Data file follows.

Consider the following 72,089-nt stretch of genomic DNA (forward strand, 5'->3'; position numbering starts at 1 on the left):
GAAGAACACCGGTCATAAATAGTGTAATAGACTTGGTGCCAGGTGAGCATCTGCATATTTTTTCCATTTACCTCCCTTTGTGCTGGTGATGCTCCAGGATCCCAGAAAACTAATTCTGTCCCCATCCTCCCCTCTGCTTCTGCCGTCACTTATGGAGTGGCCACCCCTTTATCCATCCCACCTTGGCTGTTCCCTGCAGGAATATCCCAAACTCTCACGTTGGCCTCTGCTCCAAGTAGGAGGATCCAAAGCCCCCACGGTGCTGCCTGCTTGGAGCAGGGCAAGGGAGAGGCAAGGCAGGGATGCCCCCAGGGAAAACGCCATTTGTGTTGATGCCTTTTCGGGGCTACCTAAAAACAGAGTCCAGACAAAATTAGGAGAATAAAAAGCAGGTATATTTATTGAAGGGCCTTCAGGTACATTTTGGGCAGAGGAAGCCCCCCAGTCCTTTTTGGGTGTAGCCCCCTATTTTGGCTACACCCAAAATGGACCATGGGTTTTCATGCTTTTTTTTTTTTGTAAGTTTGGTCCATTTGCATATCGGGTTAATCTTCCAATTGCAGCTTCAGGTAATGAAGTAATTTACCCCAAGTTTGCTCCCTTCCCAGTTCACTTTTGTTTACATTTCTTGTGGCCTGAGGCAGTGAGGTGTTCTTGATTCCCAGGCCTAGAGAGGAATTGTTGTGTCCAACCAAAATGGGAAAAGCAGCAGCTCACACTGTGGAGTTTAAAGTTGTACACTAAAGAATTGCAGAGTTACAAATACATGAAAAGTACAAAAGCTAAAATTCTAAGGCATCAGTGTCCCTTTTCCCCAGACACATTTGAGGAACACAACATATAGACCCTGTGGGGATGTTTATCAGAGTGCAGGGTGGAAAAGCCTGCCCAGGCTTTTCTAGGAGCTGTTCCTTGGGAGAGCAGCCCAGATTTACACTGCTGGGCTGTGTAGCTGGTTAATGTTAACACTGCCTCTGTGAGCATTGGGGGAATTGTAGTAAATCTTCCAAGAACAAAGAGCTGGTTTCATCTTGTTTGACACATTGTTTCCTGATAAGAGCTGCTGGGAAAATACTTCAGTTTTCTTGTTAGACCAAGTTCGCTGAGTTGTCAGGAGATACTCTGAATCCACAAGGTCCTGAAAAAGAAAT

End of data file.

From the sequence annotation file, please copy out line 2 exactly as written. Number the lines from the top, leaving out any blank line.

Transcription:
GAAGAACACCGGTCATAAATAGTGTAATAGACTTGGTGCCAGGTGAGCATCTGCATATTTTTTCCATTTACCTCCCTTTGTGCTGGTGATGCTCCAGGATCCCAGAAAACTAATTCTGTCCCCATCCTCCCCTCTGCTTCTGCCGTCACTTATGGAGTGGCCACCCCTTTATCCATCCCACCTTGGCTGTTCCCTGCAGGAATATCCCAAACTCTCACGTTGGCCTCTGCTCCAAGTAGGAGGATCCAAAGCCCCCACGGTGCTGCCTGCTTGGAGCAGGGCAAGGGAGAGGCAAGGCAGGGATGCCCCCAGGGAAAACGCCATTTGTGTTGATGCCTTTTCGGGGCTACCTAAAAACAGAGTCCAGACAAAATTAGGAGAATAAAAAGCAGGTATATTTATTGAAGGGCCTTCAGGTACATTTTGGGCAGAGGAAGCCCCCCAGTCCTTTTTGGGTGTAGCCCCCTATTTTGGCTACACCCAAAATGGACCATGGGTTTTCATGCTTTTTTTTTTTTGTAAGTTTGGTCCATTTGCATATCGGGTTAATCTTCCAATTGCAGCTTCAGGTAATGAAGTAATTTACCCCAAGTTTGCTCCCTTCCCAGTTCACTTTTGTTTACATTTCTTGTGGCCTGAGGCAGTGAGGTGTTCTTGATTCCCAGGCCTAGAGAGGAATTGTTGTGTCCAACCAAAATGGGAAAAGCAGCAGCTCACACTGTGGAGTTTAAAGTTGTACACTAAAGAATTGCAGAGTTACAAATACATGAAAAGTACAAAAGCTAAAATTCTAAGGCATCAGTGTCCCTTTTCCCCAGACACATTTGAGGAACACAACATATAGACCCTGTGGGGATGTTTATCAGAGTGCAGGGTGGAAAAGCCTGCCCAGGCTTTTCTAGGAGCTGTTCCTTGGGAGAGCAGCCCAGATTTACACTGCTGGGCTGTGTAGCTGGTTAATGTTAACACTGCCTCTGTGAGCATTGGGGGAATTGTAGTAAATCTTCCAAGAACAAAGAGCTGGTTTCATCTTGTTTGACACATTGTTTCCTGATAAGAGCTGCTGGGAAAATACTTCAGTTTTCTTGTTAGACCAAGTTCGCTGAGTTGTCAGGAGATACTCTGAATCCACAAGGTCCTGAAAAAGAAAT